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The instant on-demand Atomic CSS engine


The instant on-demand Atomic CSS engine.

NPM version

💡 I highly recommend reading this blog post –
Reimagine Atomic CSS
for the story behind

🤹‍♂️ Online Playground

Windi CSS, Tailwind CSS, Twind but:

  • Fully customizable – no core utilities, all functionalities are provided via presets.
  • No parsing, no AST, no scanning, it’s INSTANT (200x faster than Windi CSS or Tailwind JIT)
  • ~3.5kb min+gzip – zero deps and browser friendly.
  • Shortcuts – aliasing utilities, dynamically.
  • Attributify Mode – group utilities in attributes
  • Pure CSS Icons – use any icon as a single class.
  • Inspector – inspect and debug interatively.
  • CSS-in-JS Runtime version
  • CSS Scoping
  • VS Code extension
  • Code-splitting for CSS – ships minimal CSS for MPA.
  • Library friendly – ships atomic styles with your component libraries and safely scoped.

all packages.

Refer to the full documentation on Vite:

  • modes: global, dist-chunk, per-module, vue-scoped, and shadow-dom.
  • frameworks: React, Preact, Svelte, SvelteKit, Web Components and Solid.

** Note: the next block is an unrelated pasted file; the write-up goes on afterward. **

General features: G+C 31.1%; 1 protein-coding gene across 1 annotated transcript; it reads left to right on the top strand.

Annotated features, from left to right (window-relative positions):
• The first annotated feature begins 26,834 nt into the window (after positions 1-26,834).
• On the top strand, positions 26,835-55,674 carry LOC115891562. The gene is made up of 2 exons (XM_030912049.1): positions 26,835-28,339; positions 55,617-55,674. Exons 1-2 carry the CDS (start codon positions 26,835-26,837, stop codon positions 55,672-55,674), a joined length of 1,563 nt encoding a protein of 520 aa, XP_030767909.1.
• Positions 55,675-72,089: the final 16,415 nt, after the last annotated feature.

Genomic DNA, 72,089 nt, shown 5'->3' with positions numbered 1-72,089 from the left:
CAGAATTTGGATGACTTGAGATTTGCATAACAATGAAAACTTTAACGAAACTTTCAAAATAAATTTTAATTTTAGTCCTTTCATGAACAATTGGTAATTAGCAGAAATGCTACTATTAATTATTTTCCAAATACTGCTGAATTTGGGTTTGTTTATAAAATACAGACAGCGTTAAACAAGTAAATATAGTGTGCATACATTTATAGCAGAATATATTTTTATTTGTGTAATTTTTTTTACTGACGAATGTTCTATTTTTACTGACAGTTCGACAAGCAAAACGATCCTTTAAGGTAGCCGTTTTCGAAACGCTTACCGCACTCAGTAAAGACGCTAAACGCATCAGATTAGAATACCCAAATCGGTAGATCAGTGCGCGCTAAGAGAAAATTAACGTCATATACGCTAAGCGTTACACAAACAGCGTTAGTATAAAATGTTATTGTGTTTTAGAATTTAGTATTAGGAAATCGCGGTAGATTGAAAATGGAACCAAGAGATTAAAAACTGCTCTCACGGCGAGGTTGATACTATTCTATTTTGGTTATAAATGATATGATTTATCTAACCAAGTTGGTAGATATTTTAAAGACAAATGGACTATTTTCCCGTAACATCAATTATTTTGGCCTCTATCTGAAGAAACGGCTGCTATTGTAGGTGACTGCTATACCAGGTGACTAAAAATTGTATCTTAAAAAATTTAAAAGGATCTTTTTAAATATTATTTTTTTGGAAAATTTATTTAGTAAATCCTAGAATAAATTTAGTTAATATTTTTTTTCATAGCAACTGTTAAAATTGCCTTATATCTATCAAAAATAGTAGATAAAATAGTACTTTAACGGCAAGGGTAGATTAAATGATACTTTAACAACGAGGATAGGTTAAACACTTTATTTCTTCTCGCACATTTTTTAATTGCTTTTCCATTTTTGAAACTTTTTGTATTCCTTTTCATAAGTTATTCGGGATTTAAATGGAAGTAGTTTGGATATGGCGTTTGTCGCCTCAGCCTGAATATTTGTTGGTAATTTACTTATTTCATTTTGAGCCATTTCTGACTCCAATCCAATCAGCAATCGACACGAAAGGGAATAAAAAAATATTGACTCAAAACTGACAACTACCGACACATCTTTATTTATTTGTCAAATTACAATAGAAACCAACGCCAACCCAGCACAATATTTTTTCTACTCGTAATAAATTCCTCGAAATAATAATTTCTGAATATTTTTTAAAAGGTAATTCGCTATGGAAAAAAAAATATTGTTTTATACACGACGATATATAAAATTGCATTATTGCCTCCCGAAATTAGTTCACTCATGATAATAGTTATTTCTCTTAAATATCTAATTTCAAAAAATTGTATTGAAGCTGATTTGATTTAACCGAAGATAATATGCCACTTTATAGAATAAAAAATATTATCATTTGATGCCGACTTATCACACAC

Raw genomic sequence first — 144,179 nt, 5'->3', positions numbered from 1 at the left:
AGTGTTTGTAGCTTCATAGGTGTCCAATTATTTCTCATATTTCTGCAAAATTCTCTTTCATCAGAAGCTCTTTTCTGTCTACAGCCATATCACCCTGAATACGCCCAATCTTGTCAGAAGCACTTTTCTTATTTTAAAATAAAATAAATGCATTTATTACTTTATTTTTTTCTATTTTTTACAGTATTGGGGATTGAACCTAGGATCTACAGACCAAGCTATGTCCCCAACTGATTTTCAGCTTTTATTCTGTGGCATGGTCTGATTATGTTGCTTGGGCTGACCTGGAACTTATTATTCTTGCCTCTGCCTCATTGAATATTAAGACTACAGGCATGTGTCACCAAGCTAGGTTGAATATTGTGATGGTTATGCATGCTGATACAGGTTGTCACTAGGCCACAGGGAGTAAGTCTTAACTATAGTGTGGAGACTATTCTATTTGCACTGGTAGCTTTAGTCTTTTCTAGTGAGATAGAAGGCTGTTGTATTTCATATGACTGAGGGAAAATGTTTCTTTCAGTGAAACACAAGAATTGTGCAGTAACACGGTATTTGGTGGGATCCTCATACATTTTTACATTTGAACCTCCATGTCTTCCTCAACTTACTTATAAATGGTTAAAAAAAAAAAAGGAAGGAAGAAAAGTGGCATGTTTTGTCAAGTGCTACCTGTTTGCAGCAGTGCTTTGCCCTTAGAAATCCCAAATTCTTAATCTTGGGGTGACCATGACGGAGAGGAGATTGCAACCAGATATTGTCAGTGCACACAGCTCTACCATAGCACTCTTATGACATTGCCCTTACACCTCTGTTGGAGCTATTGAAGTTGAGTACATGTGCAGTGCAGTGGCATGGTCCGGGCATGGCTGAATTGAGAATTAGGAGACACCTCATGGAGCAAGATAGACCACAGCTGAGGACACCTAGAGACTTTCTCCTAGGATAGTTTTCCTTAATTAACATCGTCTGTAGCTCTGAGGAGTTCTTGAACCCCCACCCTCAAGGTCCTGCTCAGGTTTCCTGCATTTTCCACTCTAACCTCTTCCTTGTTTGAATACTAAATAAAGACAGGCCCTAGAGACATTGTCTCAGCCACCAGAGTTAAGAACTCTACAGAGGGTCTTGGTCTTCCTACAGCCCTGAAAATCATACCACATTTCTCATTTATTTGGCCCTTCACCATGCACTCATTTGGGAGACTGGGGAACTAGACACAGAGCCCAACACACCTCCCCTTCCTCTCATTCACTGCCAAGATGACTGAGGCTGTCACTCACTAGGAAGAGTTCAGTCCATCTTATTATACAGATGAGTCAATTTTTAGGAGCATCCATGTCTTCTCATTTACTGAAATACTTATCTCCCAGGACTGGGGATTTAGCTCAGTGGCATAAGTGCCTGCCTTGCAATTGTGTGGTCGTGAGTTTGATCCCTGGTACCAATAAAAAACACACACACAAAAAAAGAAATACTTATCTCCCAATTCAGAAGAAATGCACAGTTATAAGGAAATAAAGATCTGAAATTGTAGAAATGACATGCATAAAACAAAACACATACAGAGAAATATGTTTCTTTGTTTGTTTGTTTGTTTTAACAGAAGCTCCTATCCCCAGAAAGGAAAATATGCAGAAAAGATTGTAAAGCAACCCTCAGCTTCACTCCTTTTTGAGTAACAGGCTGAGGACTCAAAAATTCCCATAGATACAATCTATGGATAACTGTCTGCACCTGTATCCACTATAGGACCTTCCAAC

https://github.com/antfu/unocss/tree/main/packages/nuxt

the default preset. Which provides a common superset of the popular utilities-first framework, including Tailwind CSS, Windi CSS, Bootstrap, Tachyons, etc.

For example, both ml-3 (Tailwind), ms-2 (Bootstrap), ma4 (Tachyons), mt-10px (Windi CSS) are valid.

.ma4 { margin: 1rem; }
.ml-3 { margin-left: 0.75rem; }
.ms-2 { margin-inline-start: 0.5rem; }
.mt-10px { margin-top: 10px; }

Learn more about the default preset.

Dynamic Rules and Variants, you also provide a way to give you full controls of generating the CSS.

By returning a string from the dynamic rule’s body function, it will be directly passed to the generated CSS. That also means you would need to take care of things like CSS escaping, variants applying, CSS constructing, and so on.

import Unocss, { escape as e } from 'unocss'

Unocss({
  rules: [
    [/^custom-(.+)$/, ([, name], { rawSelector, currentSelector, variantHandlers, theme }) => {
      // discard mismatched rules
      if (name.includes('something'))
        return

      // if you want, you can disable the variants for this rule
      if (variantHandlers.length)
        return

      // return a string instead of an object
      return `
.${e(rawSelector)} {
  font-size: ${theme.fontSize.sm};
}
/* you can have multiple rules */
.${e(rawSelector)}::after {